When the second Seminole war ended in 1842, American settlers began following
soldiers into Central Florida. Originally named Jernigan after Aaron Jernigan
who came from Georgia and settled here in 1843, the town grew slowly around
an old Army post -- Fort Gatlin -- that had been abandoned in 1849. The
town's name was permanently changed to Orlando in 1857. While different
versions of the origin of the name are told, the official account is credited
to Orlando Reeves, a U.S. soldier who was killed in 1835 by an Indian's
arrow while on sentinel duty at what is now Lake Eola Park in downtown
Orlando. By a vote of 22 men from the 85 residents, the two-square-mile
(5.18-square-kilometer) city was officially incorporated on July 21, 1875.
According to the book Flashback - The Story of Central Florida's Past,
the undeveloped expanse of land east of the Orlando International Airport
still resembles what the first Orlando settlers saw 150 years ago.
More than 1.4 million people now reside in the Greater Orlando area that
consists of Orange, Osceola, Seminole and Lake counties.
Orlando International Airport - The airport is the 15th busiest in the nation
and 22nd busiest in the world with more than 960 commercial operations per
day. More than 44 scheduled airlines and 41 charters provide nonstop service
to 78 U.S. destinations and 35 international cities as well as direct service
to more than 100 cities worldwide. It is easily accessible and within 15
miles (24 kilometers) to major attractions, meeting facilities and downtown
Orlando. Shuttle vans and buses, taxis, limousines and rental cars are readily
Amtrak serves Orlando with four daily trains originating in New York and
Miami with stops in downtown Orlando, Winter Park, Sanford and Kissimmee,
as well as with a triweekly train originating from Los Angeles. Amtrak
also offers its popular Auto Train that features bilevel Superliner sleepers,
a diner and a lounge while transporting passengers and their vehicles.
The Auto Train runs daily between Lorton, Va., and Sanford, Fla., leaving
each town at 4:30 p.m. and arriving at the destination at 9 a.m. the next
morning. The Florida Fun Train connects Orlando to South Florida and combines
entertainment, transportation and fun for all ages.
Major highway networks provide easy access for visitors to reach their
destination and for traveling in and around the Greater Orlando area.
Major highways include Interstate 4, the Florida Turnpike, Highway 528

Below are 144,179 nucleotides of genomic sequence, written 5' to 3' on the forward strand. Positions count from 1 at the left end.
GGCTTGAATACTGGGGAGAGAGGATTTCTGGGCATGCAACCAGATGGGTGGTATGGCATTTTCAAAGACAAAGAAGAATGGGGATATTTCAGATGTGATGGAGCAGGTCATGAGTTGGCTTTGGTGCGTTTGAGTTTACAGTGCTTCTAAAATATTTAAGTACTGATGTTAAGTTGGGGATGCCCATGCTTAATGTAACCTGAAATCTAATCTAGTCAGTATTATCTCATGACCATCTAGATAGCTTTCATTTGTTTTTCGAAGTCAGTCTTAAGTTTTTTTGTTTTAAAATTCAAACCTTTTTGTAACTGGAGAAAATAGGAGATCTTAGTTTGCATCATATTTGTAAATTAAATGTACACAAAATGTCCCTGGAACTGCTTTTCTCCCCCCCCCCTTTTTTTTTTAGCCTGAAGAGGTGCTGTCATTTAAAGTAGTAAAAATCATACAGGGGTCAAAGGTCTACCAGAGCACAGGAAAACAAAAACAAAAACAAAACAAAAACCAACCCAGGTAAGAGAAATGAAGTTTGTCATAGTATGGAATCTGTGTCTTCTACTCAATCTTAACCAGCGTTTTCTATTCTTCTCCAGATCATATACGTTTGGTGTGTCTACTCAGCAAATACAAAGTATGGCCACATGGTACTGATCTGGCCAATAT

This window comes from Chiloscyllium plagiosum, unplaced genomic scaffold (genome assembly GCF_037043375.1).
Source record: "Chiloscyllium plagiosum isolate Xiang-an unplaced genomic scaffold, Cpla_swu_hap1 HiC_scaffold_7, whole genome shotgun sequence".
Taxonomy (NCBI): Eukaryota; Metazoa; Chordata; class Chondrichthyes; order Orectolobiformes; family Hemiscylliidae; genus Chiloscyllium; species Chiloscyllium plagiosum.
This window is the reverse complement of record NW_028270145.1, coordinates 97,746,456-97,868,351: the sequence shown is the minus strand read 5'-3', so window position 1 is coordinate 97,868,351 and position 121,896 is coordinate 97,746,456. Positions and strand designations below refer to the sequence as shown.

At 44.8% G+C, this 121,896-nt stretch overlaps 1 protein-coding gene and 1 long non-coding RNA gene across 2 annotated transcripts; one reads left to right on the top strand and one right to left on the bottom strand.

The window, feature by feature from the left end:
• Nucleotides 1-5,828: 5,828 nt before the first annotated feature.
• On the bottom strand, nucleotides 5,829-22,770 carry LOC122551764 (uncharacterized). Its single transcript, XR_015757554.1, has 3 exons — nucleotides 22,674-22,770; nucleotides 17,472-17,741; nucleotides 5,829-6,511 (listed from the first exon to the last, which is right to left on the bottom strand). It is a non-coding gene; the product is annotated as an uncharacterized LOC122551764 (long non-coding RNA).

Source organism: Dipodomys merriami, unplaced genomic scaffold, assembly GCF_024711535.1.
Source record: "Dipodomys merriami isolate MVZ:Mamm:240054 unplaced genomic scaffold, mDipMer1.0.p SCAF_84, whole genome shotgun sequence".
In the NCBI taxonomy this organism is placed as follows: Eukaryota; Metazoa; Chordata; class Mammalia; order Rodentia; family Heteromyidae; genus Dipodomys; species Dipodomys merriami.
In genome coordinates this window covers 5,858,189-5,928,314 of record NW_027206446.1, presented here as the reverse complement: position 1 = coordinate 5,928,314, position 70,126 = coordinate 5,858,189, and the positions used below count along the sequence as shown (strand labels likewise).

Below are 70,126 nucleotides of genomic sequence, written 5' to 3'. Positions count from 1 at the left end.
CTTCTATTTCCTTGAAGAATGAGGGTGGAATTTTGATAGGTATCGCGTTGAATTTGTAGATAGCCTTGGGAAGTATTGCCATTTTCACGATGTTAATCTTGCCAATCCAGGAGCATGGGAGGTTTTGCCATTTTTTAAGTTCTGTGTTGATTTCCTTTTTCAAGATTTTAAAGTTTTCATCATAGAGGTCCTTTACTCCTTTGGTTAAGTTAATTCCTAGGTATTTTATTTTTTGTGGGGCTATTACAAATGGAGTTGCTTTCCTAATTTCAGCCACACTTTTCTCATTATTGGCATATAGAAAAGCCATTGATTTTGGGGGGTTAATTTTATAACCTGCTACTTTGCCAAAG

(Bee Line Expressway), Highway 408 (East-West Expressway) and Highway
417 (Central Florida Greeneway).
Besides taxi and limousine service to anywhere in the Greater Orlando
area, the city's Lynx bus system provides economical public transportation
around Orlando. Bus stops are marked with a "paw" print of a
Lynx cat. The downtown Orlando Lymmo bus system provides free transit
reaching from the Orlando Arena to city hall. The I-Ride trolleys serve
popular International Drive with scheduled stops every 15 minutes.
The Orlando Opera Company, Southern Ballet, Shakespeare Festival, Civic
Theatre of Central Florida, Orlando Philharmonic Orchestra, the Bob Carr
Performing Arts Centre and local colleges provide year-round entertainment
that range from Beethoven's 9th and Coronation Scene to a Shakespeare
Festival and Broadway productions.
From rodeo performances and celebrity concerts to ethnic festivals and
specialty shows, Orlando has year-round events to please every penchant
and add more vacation variety.
Orlando's numerous year-round art exhibits and cultural diversity add
an extra dimension to make it the perfect vacation or meeting destination.
From the world's most comprehensive collection of Tiffany stained glass
at the Charles Hosmer Morse Museum of American Art and 19th- and 20th-Century
American art at the Orlando Museum of Art to Eatonville, the nation's
oldest incorporated African-American municipality, insightful excursions
await Orlando's visitors. Children of all ages can also embark on an exciting
expedition into the world of science at the Orlando Science Center.
Tee off on one of more than 125 area golf courses within a 45-minute
drive of downtown Orlando. Several are world-acclaimed courses sculpted
by renowned golf course architects such as Joe Lee, Tom Fazio and Robert
Trent Jones as well as golf greats Arnold Palmer, Jack Nicklaus and Gary
Orlando serves up more than 800 tennis courts for visitors to raise
a racquet. Many area tennis centers, resorts and hotels rent and sell
equipment and can arrange lessons or matches for the beginner or more
In addition to the National Basketball Association's world-renowned
team, the Orlando Magic, Orlando offers professional AA League baseball
(Orlando Rays); baseball spring training (Atlanta Braves and Houston Astros);
International Hockey League ice hockey (Orlando Solar Bears); roller hockey
(Orlando Jackals); softball (Orlando Wahoos); arena football (Orlando
Predators); and Walt Disney World's Indy Car Speedway.
With more than 39 million square feet (3.5 million square meters) of retail
space and expanding, Orlando is the fastest growing retail market in the